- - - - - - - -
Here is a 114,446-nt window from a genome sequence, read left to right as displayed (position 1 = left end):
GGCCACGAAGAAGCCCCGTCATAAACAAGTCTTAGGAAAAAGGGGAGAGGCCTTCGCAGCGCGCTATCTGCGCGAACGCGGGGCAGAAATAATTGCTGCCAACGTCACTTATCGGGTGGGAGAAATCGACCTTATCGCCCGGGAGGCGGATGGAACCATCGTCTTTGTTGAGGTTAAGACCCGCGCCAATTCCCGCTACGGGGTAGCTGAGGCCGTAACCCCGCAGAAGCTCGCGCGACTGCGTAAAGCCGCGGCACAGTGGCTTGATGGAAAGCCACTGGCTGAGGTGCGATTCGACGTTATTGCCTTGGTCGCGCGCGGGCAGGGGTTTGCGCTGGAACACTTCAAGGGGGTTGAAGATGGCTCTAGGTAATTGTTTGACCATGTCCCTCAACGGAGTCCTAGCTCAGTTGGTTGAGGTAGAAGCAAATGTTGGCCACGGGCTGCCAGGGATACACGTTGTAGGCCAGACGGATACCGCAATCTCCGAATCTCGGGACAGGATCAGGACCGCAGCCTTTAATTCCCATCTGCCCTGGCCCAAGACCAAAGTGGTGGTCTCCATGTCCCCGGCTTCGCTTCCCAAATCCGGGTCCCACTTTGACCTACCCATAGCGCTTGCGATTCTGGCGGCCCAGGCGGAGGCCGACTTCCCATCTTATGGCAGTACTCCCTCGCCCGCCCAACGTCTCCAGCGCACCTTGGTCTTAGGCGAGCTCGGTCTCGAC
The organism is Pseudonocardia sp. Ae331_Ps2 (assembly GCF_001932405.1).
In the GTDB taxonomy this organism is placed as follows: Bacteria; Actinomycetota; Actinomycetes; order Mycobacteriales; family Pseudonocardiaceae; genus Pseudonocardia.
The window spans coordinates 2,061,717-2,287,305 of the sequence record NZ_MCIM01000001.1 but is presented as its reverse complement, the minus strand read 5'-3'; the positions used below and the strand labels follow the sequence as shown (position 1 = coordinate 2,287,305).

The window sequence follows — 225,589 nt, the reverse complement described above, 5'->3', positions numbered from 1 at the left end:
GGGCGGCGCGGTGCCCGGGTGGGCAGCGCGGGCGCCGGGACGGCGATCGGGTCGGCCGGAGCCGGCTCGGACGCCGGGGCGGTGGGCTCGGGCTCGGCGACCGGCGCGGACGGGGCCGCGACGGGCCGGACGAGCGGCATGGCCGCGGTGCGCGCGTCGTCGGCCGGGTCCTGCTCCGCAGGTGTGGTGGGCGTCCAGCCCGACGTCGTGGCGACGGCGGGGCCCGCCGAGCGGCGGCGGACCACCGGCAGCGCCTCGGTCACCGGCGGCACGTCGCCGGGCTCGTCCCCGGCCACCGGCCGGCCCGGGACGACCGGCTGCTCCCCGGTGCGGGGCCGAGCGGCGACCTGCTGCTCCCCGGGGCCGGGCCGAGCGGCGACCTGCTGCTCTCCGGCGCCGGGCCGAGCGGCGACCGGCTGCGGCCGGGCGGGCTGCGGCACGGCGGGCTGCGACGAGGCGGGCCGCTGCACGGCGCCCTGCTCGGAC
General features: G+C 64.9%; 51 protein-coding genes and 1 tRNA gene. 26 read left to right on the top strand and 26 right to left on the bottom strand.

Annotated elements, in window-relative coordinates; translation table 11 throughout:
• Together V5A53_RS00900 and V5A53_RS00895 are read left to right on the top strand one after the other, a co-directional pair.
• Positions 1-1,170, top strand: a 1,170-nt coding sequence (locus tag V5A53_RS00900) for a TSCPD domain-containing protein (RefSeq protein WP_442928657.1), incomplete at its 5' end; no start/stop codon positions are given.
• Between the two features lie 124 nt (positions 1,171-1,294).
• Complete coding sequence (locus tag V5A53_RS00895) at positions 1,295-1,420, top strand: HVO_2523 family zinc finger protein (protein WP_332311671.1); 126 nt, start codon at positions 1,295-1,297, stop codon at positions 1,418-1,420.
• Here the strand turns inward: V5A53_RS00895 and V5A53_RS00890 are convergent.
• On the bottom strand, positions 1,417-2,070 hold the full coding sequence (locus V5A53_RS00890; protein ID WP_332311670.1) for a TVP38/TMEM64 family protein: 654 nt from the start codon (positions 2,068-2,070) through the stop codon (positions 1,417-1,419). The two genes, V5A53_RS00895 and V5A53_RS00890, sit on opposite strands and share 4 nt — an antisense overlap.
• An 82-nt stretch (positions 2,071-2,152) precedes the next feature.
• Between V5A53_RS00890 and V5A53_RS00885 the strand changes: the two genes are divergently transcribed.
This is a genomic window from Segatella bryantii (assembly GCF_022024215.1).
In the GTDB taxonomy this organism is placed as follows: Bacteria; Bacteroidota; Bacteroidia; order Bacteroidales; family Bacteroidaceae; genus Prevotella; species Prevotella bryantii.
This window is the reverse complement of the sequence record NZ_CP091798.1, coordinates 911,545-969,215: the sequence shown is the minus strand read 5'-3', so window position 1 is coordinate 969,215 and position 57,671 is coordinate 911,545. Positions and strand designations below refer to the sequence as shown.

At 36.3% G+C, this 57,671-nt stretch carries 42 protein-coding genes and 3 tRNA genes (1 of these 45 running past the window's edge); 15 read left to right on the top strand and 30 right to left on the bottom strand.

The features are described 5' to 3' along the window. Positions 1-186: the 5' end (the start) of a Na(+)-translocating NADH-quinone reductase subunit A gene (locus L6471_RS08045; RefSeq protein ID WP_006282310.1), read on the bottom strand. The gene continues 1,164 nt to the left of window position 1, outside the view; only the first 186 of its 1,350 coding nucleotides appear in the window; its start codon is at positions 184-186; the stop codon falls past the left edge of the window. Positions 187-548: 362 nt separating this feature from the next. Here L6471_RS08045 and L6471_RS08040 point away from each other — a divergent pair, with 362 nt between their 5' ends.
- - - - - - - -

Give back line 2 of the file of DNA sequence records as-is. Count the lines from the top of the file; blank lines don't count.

GGCCACGAAGAAGCCCCGTCATAAACAAGTCTTAGGAAAAAGGGGAGAGGCCTTCGCAGCGCGCTATCTGCGCGAACGCGGGGCAGAAATAATTGCTGCCAACGTCACTTATCGGGTGGGAGAAATCGACCTTATCGCCCGGGAGGCGGATGGAACCATCGTCTTTGTTGAGGTTAAGACCCGCGCCAATTCCCGCTACGGGGTAGCTGAGGCCGTAACCCCGCAGAAGCTCGCGCGACTGCGTAAAGCCGCGGCACAGTGGCTTGATGGAAAGCCACTGGCTGAGGTGCGATTCGACGTTATTGCCTTGGTCGCGCGCGGGCAGGGGTTTGCGCTGGAACACTTCAAGGGGGTTGAAGATGGCTCTAGGTAATTGTTTGACCATGTCCCTCAACGGAGTCCTAGCTCAGTTGGTTGAGGTAGAAGCAAATGTTGGCCACGGGCTGCCAGGGATACACGTTGTAGGCCAGACGGATACCGCAATCTCCGAATCTCGGGACAGGATCAGGACCGCAGCCTTTAATTCCCATCTGCCCTGGCCCAAGACCAAAGTGGTGGTCTCCATGTCCCCGGCTTCGCTTCCCAAATCCGGGTCCCACTTTGACCTACCCATAGCGCTTGCGATTCTGGCGGCCCAGGCGGAGGCCGACTTCCCATCTTATGGCAGTACTCCCTCGCCCGCCCAACGTCTCCAGCGCACCTTGGTCTTAGGCGAGCTCGGTCTCGAC